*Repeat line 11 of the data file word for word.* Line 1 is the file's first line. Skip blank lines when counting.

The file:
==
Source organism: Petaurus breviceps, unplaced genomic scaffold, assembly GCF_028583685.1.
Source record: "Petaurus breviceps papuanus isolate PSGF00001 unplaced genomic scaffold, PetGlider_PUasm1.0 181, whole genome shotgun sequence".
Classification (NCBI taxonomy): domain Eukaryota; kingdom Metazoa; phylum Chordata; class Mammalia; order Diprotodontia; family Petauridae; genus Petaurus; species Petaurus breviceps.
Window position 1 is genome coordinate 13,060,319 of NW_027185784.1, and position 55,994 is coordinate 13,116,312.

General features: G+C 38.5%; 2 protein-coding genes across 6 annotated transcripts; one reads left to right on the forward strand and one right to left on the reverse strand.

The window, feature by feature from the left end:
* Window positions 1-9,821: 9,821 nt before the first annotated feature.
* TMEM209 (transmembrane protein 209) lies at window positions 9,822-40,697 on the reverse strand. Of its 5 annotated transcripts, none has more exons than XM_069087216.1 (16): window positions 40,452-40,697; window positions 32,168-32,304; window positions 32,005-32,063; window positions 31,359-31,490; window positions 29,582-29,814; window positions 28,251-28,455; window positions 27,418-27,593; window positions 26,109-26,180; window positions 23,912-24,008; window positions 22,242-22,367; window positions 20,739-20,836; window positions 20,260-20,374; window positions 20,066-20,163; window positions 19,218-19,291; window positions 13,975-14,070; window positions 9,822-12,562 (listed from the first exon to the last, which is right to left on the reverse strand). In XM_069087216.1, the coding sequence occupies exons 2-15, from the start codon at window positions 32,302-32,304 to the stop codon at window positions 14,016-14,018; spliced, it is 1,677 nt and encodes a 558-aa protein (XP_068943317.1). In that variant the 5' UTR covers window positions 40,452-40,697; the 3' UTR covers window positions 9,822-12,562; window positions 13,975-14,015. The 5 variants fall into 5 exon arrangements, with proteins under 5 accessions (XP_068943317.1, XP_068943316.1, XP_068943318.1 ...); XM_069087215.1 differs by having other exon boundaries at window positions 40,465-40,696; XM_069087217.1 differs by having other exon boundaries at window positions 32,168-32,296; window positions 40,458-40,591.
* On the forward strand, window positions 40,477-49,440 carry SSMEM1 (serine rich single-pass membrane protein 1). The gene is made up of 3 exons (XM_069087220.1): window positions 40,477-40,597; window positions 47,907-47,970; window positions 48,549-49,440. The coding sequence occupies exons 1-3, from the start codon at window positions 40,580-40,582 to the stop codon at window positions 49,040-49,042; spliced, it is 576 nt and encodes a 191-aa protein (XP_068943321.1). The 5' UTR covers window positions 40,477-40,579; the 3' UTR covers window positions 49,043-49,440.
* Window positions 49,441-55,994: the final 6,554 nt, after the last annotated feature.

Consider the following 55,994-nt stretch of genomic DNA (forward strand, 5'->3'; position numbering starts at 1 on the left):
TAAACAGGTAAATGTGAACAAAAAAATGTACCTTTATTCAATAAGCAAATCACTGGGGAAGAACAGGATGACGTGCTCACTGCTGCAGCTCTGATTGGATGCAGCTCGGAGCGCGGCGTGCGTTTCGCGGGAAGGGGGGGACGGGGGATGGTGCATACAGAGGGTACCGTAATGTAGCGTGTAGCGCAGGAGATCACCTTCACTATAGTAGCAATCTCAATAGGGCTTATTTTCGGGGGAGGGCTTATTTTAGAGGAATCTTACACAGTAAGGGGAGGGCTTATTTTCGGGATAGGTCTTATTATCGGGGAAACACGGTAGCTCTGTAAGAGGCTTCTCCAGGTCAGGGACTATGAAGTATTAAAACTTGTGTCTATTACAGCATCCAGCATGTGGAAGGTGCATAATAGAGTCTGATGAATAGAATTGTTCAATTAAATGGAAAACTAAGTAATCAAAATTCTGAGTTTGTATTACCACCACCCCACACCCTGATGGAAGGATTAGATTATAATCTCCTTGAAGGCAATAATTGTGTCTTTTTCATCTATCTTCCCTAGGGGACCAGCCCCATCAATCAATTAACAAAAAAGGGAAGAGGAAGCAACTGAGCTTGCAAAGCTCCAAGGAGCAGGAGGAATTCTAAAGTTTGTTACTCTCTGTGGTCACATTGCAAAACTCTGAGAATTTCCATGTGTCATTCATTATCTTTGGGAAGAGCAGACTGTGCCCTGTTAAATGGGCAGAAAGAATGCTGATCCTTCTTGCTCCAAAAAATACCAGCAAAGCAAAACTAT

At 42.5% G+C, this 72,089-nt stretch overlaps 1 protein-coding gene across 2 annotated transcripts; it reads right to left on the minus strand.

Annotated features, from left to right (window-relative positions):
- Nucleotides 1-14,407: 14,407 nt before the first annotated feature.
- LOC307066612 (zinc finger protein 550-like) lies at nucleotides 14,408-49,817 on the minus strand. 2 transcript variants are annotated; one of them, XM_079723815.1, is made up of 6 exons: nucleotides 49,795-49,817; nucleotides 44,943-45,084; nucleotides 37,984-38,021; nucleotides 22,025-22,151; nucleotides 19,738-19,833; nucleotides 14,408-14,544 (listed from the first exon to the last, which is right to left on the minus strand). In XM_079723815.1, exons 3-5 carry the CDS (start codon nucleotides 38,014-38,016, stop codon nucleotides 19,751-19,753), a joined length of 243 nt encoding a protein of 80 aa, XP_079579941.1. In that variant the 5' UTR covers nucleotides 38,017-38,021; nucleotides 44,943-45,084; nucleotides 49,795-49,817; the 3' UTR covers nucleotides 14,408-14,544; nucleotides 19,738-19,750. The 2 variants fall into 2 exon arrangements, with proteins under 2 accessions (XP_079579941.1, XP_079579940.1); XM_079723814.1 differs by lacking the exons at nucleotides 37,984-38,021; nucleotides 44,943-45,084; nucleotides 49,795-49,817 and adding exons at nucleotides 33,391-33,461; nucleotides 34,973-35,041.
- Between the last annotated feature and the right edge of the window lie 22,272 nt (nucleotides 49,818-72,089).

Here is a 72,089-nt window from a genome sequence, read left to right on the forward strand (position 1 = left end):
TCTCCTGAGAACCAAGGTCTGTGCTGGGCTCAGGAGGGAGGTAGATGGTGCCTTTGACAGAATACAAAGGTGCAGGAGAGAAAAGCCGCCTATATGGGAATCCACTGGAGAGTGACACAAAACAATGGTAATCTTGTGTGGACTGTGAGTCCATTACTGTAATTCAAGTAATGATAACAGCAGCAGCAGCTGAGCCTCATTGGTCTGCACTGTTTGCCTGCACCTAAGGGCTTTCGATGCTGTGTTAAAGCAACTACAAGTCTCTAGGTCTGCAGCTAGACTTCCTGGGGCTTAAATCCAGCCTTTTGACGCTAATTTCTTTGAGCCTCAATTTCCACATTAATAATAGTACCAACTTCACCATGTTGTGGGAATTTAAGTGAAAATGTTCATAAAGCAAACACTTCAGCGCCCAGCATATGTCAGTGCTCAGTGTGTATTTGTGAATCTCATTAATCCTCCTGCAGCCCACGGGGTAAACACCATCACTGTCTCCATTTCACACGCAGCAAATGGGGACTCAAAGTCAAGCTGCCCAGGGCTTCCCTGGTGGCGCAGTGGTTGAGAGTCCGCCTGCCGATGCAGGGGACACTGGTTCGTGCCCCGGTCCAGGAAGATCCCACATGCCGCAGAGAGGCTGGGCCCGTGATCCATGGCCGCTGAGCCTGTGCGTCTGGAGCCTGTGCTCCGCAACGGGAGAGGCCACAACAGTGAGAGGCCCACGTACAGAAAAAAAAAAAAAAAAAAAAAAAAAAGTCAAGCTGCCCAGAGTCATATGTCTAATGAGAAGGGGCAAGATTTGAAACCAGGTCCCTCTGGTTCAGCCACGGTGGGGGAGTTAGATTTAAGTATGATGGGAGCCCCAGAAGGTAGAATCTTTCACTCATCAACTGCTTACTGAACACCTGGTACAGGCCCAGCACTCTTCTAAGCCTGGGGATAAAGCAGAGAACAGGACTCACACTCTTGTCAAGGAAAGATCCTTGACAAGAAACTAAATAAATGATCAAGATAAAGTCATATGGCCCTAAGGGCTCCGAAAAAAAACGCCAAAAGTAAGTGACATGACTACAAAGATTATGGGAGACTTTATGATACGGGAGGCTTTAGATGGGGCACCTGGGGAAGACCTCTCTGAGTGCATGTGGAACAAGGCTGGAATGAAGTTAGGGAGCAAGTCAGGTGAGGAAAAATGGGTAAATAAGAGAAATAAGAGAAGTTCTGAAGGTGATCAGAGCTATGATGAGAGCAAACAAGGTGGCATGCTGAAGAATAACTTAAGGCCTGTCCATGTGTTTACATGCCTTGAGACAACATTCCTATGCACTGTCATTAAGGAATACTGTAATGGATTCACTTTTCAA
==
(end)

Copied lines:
Consider the following 55,994-nt stretch of genomic DNA (forward strand, 5'->3'; position numbering starts at 1 on the left):